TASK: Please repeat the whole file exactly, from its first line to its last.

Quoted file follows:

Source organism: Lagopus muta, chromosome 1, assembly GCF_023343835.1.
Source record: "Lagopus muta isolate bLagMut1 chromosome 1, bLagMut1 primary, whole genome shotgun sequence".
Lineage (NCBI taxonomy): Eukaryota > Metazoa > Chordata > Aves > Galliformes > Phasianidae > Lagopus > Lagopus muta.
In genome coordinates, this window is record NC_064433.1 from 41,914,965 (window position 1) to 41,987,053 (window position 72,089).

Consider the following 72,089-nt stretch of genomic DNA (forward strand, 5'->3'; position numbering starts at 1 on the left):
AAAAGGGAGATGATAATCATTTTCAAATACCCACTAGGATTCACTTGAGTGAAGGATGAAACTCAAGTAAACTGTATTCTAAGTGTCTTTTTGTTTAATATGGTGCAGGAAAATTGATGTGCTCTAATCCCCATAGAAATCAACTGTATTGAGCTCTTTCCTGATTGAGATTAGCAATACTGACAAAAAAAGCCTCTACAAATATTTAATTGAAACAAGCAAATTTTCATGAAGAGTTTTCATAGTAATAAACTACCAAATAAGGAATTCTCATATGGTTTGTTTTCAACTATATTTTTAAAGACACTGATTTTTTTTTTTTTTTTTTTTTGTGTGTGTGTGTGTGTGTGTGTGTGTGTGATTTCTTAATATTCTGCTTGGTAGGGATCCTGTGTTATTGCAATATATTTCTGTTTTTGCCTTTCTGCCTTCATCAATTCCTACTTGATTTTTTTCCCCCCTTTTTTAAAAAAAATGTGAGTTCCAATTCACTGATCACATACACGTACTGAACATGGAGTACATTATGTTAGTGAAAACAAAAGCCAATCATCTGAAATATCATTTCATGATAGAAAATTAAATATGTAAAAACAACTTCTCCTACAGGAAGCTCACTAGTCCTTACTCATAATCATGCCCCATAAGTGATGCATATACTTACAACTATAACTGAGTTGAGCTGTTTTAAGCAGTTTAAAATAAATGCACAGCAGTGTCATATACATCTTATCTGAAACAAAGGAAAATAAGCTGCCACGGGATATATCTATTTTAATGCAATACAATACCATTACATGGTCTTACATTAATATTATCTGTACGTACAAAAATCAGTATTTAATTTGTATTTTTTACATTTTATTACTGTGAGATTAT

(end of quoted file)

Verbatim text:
Source organism: Lagopus muta, chromosome 1, assembly GCF_023343835.1.
Source record: "Lagopus muta isolate bLagMut1 chromosome 1, bLagMut1 primary, whole genome shotgun sequence".
Lineage (NCBI taxonomy): Eukaryota > Metazoa > Chordata > Aves > Galliformes > Phasianidae > Lagopus > Lagopus muta.
In genome coordinates, this window is record NC_064433.1 from 41,914,965 (window position 1) to 41,987,053 (window position 72,089).

Consider the following 72,089-nt stretch of genomic DNA (forward strand, 5'->3'; position numbering starts at 1 on the left):
AAAAGGGAGATGATAATCATTTTCAAATACCCACTAGGATTCACTTGAGTGAAGGATGAAACTCAAGTAAACTGTATTCTAAGTGTCTTTTTGTTTAATATGGTGCAGGAAAATTGATGTGCTCTAATCCCCATAGAAATCAACTGTATTGAGCTCTTTCCTGATTGAGATTAGCAATACTGACAAAAAAAGCCTCTACAAATATTTAATTGAAACAAGCAAATTTTCATGAAGAGTTTTCATAGTAATAAACTACCAAATAAGGAATTCTCATATGGTTTGTTTTCAACTATATTTTTAAAGACACTGATTTTTTTTTTTTTTTTTTTTTGTGTGTGTGTGTGTGTGTGTGTGTGTGTGATTTCTTAATATTCTGCTTGGTAGGGATCCTGTGTTATTGCAATATATTTCTGTTTTTGCCTTTCTGCCTTCATCAATTCCTACTTGATTTTTTTCCCCCCTTTTTTAAAAAAAATGTGAGTTCCAATTCACTGATCACATACACGTACTGAACATGGAGTACATTATGTTAGTGAAAACAAAAGCCAATCATCTGAAATATCATTTCATGATAGAAAATTAAATATGTAAAAACAACTTCTCCTACAGGAAGCTCACTAGTCCTTACTCATAATCATGCCCCATAAGTGATGCATATACTTACAACTATAACTGAGTTGAGCTGTTTTAAGCAGTTTAAAATAAATGCACAGCAGTGTCATATACATCTTATCTGAAACAAAGGAAAATAAGCTGCCACGGGATATATCTATTTTAATGCAATACAATACCATTACATGGTCTTACATTAATATTATCTGTACGTACAAAAATCAGTATTTAATTTGTATTTTTTACATTTTATTACTGTGAGATTAT